Sunday, January 19, 2020

Kindness with nothing in return

While I was waiting to meet someone in Wellington last week I saw a lady approach a beggar who was on the very busy Lambton Quay.  They spoke for a few seconds, then the lady left, without giving the beggar any money.  I thought that maybe she had asked where a store was or perhaps had just said a few kind words.  A few minutes later the lady returned with a takeaway meal; she gave this to the beggar, they smiled at each other, then the lady left.  I watched both interactions and thought that it would be extremely unlikely that the beggar would be able to do anything for the person who bought her lunch, there would be no 'pay back', for the giver, other than knowing she had done something kind, perhaps encouraging someone else who saw what happened to do the same thing.

Today is Martin Luther King Day.  A quote from Dr.King was 'Life's most persistent question is "what are you doing for others?"'.  Reading this made me think about the interaction I described above.  It was an example of kindness to a vulnerable person, and society should be measured by how we treat, not judge, those in need.  #martinlutherking #helpingothers #actsofkindness

Friday, January 17, 2020

Bottom Up Progress

The book Strong Towns outlines strong beliefs around the necessity to make progress from the bottom up.  Author Charles Marohn shares how communities have made themselves stronger by simply getting started and doing so in small ways.  This doesn't mean that the bottom up community doesn't have lofty dreams, it simply means that they are empowering themselves, as opposed to waiting for a law, directive, policy, or anything else from 'above' that will force or motivate them to get started. 

The small incremental progress also leaves room for error or a change in the process.  Putting all eggs in the same basket leaves no room for flexibility, whereas a range of small actions that are aimed at the same goal allows for changes as required, making the community less fragile.  #leadership #strongtowns #strongcommunities

Saturday, August 13, 2016

Notice to users

Thank you everyone for your continued use of this blog.  I set it up a few years ago and, despite not having updated or added new posts, it still gets thousands of hits a month.  Because of the continued use I am going to go through the posts and add new content, especially audio and video.  This will make it more usable for everyone.  I will also add challenges that will encourage the actual use of the language that you learn through the blog.

I have also gone through the blog and deleted any of the content that is no longer working (such as links to old websites).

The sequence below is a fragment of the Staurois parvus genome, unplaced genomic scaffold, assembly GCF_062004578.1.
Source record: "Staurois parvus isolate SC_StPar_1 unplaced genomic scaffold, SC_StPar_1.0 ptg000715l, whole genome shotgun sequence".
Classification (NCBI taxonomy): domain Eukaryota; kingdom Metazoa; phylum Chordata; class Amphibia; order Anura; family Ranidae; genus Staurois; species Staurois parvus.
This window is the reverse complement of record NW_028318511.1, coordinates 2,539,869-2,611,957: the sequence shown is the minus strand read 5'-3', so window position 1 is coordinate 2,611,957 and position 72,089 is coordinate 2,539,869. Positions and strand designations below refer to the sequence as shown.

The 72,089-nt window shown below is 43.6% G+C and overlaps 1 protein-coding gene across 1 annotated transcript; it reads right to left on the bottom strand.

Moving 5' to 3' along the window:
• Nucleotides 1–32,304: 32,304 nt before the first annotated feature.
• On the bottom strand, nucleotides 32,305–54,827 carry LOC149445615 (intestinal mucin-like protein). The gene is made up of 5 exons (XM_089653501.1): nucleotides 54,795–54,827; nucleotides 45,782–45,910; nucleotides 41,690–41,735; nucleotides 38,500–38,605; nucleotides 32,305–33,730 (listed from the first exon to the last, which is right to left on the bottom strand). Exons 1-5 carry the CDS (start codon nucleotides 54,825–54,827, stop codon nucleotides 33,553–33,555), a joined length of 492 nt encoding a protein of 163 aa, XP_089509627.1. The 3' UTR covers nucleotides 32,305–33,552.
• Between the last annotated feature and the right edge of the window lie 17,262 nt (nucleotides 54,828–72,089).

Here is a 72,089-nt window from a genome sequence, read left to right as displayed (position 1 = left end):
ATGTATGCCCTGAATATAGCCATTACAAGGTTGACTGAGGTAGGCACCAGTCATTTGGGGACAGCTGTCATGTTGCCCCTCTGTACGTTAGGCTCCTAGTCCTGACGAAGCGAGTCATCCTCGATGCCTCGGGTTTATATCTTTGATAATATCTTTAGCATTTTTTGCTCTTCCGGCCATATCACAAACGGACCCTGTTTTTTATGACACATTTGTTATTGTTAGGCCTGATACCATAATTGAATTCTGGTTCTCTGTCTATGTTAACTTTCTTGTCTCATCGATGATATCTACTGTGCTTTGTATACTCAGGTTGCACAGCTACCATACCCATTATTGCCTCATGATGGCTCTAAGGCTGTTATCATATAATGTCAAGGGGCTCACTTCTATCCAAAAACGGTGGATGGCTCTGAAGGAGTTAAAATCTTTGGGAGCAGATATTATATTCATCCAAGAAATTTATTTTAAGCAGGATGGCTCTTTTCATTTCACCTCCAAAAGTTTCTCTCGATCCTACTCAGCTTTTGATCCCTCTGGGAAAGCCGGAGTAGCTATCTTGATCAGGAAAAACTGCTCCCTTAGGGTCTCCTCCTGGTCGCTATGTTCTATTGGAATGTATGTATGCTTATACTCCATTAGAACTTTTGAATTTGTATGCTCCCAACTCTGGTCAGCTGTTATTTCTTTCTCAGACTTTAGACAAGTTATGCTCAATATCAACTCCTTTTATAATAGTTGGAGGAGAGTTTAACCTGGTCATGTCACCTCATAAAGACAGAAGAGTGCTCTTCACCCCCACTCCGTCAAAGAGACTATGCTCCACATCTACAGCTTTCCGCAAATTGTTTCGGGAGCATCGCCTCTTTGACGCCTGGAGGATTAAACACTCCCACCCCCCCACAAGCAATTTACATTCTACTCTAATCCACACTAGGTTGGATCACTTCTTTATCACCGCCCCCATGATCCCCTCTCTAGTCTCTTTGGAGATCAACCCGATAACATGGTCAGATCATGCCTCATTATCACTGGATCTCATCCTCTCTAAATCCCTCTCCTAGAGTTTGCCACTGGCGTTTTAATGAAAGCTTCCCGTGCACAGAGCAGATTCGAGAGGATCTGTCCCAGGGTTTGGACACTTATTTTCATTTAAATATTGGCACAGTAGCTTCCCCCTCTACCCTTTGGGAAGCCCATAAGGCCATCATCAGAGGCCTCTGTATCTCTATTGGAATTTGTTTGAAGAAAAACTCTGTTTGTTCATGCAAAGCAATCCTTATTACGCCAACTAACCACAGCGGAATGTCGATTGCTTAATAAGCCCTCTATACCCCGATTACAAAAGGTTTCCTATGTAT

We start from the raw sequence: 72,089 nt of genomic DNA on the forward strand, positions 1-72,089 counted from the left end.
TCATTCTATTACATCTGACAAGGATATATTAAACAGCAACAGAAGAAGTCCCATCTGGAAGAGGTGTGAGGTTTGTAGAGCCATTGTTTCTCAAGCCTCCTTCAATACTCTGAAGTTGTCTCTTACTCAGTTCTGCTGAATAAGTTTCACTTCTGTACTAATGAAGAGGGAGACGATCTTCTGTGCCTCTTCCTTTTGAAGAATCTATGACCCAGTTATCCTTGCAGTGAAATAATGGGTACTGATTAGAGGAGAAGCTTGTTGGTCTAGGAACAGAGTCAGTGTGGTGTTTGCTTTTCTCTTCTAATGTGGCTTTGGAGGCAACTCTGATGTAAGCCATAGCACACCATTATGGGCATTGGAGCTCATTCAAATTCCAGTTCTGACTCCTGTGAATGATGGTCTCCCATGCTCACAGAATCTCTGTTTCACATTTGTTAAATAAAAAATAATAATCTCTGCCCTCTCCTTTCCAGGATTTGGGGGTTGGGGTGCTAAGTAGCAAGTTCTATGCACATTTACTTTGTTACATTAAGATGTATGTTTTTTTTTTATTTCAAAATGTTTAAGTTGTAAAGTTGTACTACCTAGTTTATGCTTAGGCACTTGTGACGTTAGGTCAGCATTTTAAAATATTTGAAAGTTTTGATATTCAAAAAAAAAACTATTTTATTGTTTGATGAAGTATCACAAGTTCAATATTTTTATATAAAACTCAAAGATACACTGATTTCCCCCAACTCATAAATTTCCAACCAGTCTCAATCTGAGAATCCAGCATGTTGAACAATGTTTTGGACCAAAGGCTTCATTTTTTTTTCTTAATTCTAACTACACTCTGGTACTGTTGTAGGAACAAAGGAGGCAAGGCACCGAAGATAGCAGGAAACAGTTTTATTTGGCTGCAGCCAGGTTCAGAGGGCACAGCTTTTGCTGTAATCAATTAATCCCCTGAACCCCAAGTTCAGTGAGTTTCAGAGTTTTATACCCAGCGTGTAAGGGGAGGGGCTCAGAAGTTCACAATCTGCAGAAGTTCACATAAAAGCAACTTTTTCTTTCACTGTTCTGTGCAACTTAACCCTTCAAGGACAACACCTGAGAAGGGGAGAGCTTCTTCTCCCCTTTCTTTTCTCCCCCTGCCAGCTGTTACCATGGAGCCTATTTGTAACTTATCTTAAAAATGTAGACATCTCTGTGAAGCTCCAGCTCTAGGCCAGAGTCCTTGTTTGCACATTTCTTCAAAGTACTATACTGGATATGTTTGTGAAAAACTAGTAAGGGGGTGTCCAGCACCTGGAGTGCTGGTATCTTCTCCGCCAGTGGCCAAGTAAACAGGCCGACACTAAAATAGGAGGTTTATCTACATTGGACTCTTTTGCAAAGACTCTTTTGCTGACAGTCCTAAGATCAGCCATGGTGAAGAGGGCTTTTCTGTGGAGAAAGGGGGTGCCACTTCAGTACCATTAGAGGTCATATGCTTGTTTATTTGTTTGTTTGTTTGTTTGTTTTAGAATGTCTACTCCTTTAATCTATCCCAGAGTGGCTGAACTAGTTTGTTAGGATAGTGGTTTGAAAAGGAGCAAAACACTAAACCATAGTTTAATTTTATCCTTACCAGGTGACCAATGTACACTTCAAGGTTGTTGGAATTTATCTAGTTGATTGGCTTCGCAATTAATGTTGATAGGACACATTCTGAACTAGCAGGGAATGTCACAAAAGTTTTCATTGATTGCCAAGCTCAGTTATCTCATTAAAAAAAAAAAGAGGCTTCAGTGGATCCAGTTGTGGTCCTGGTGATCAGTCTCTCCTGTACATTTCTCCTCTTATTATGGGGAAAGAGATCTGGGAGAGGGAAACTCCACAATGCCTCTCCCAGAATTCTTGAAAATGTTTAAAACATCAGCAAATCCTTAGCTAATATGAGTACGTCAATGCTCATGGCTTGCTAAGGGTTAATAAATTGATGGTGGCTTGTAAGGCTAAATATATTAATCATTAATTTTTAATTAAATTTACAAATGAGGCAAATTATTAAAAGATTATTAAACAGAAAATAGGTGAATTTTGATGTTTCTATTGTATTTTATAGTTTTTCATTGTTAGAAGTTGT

If you do have any feedback or suggestions, please leave a comment or email me at timnelson.nz@gmail.com.

Tim

Sunday, December 9, 2012

Lesson 50 - Pronoun recap

This week is a recap on the use of pronouns that we have been covering over the last few sessions.  

To ask someone:

'Where are you going?' we say:
Kei te haere koe ki hea?

 
Where he or she is going:
Kei te haere ia ki hea?

Where we (two of us) are going:
Kei te haere tāua ki hea? - (including the person being spoken to)
Kei to haere māua ki kea? - (not including the person being spoken to)

Where we (three or more of us) are going?:
Kei te haere tātou ki hea? - (including the person being spoken to)
Kei to haere mātou ki kea? - (not including the person being spoken to)

Where they (those two) are going?:
Kei te haere rāua ki hea?


Where they (three or more) are going?
Kei te haere rātou ki hea?

Sunday, November 18, 2012

Lesson 49 - Asking where we three (or more) people are going

Last week we looked at the question 'Where we (two of us) are going?'

Kei te haere tāua ki hea?
Kei to haere māua ki kea?

This week we will look at another variation on the theme, this time asking where we (three or more of us) are going?:

Kei te haere tātou ki hea? - Where are we all (including the person being spoken to) going?
Kei to haere mātou ki kea? - Where are we all (not including the person being spoken to) going?
 
To answer the question we:

replace 'hea' (where) with the place that we going - 'te toa' (the shop):

Kei te haere tātou ki te toa - We (including the person being spoken to) are all going to the shop
Kei te haere mātou ki te toa - We (not including the person being spoken to) are all going to the shop

Sunday, November 11, 2012

Lesson 48 - Asking where we (two people) are going

Last week we looked at the question 'Where is he/she going?'

Kei te haere ia ki hea?

This week we will look at another variation on the theme, this time asking where we (two of us) are going:

Kei te haere tāua ki hea? - Where are we (including the person being spoken to) going?
Kei to haere māua ki kea? - Where are we (not including the person being spoken to) going?
 
To answer the question we:

replace 'hea' (where) with the place that we going - 'te toa' (the shop):

Kei te haere tāua ki te toa - We (including the person being spoken to) are going to the shop
Kei te haere māua ki te toa - We (not including the person being spoken to) are going to the shop

Sunday, November 4, 2012

Lesson 47 - Asking where he or she is going


Last week we looked at the question 'Where is (a specific person) going?', e.g. 'Where is Hone going?'

Kei te haere a Hone ki hea?

This week we will look at a slight variation, this time asking where he or she is going:

Kei te haere ia ki hea?
 
To answer the question we:

replace 'hea' (where) with the place that he or she is going - 'te toa' (the shop):

Kei te haere ia ki te toa - He/she is going to the shop

Please note; 'ia' is used for he or she.